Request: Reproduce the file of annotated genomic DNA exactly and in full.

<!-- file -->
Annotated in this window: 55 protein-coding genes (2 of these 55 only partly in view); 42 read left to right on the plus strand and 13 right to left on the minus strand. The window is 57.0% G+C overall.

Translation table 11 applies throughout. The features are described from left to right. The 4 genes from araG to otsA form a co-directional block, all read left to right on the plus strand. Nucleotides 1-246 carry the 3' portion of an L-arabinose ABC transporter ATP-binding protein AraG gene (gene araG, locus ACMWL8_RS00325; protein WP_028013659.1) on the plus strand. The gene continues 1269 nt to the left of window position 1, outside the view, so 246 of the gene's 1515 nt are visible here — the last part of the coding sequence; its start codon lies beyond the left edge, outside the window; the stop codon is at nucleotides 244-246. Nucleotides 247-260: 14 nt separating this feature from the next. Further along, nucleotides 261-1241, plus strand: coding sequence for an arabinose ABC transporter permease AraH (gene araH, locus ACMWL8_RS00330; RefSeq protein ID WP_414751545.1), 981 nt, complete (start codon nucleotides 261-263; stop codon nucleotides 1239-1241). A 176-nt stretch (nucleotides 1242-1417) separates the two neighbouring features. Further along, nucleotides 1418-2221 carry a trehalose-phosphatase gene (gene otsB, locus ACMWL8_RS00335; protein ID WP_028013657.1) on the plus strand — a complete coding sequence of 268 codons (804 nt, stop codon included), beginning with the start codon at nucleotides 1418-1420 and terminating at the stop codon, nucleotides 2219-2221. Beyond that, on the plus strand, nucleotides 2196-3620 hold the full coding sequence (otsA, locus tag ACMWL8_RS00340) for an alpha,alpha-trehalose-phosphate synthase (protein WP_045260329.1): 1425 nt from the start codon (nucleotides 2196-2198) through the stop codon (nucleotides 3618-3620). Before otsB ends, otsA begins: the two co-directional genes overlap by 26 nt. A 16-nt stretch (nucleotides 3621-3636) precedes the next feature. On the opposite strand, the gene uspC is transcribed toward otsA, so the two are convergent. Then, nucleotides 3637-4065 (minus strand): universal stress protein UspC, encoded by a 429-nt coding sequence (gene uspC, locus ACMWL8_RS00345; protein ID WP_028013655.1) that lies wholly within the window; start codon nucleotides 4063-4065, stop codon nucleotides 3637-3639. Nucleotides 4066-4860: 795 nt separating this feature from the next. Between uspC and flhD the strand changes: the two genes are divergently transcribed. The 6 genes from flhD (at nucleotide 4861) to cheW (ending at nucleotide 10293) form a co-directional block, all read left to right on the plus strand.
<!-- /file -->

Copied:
Annotated in this window: 55 protein-coding genes (2 of these 55 only partly in view); 42 read left to right on the plus strand and 13 right to left on the minus strand. The window is 57.0% G+C overall.

Translation table 11 applies throughout. The features are described from left to right. The 4 genes from araG to otsA form a co-directional block, all read left to right on the plus strand. Nucleotides 1-246 carry the 3' portion of an L-arabinose ABC transporter ATP-binding protein AraG gene (gene araG, locus ACMWL8_RS00325; protein WP_028013659.1) on the plus strand. The gene continues 1269 nt to the left of window position 1, outside the view, so 246 of the gene's 1515 nt are visible here — the last part of the coding sequence; its start codon lies beyond the left edge, outside the window; the stop codon is at nucleotides 244-246. Nucleotides 247-260: 14 nt separating this feature from the next. Further along, nucleotides 261-1241, plus strand: coding sequence for an arabinose ABC transporter permease AraH (gene araH, locus ACMWL8_RS00330; RefSeq protein ID WP_414751545.1), 981 nt, complete (start codon nucleotides 261-263; stop codon nucleotides 1239-1241). A 176-nt stretch (nucleotides 1242-1417) separates the two neighbouring features. Further along, nucleotides 1418-2221 carry a trehalose-phosphatase gene (gene otsB, locus ACMWL8_RS00335; protein ID WP_028013657.1) on the plus strand — a complete coding sequence of 268 codons (804 nt, stop codon included), beginning with the start codon at nucleotides 1418-1420 and terminating at the stop codon, nucleotides 2219-2221. Beyond that, on the plus strand, nucleotides 2196-3620 hold the full coding sequence (otsA, locus tag ACMWL8_RS00340) for an alpha,alpha-trehalose-phosphate synthase (protein WP_045260329.1): 1425 nt from the start codon (nucleotides 2196-2198) through the stop codon (nucleotides 3618-3620). Before otsB ends, otsA begins: the two co-directional genes overlap by 26 nt. A 16-nt stretch (nucleotides 3621-3636) precedes the next feature. On the opposite strand, the gene uspC is transcribed toward otsA, so the two are convergent. Then, nucleotides 3637-4065 (minus strand): universal stress protein UspC, encoded by a 429-nt coding sequence (gene uspC, locus ACMWL8_RS00345; protein ID WP_028013655.1) that lies wholly within the window; start codon nucleotides 4063-4065, stop codon nucleotides 3637-3639. Nucleotides 4066-4860: 795 nt separating this feature from the next. Between uspC and flhD the strand changes: the two genes are divergently transcribed. The 6 genes from flhD (at nucleotide 4861) to cheW (ending at nucleotide 10293) form a co-directional block, all read left to right on the plus strand.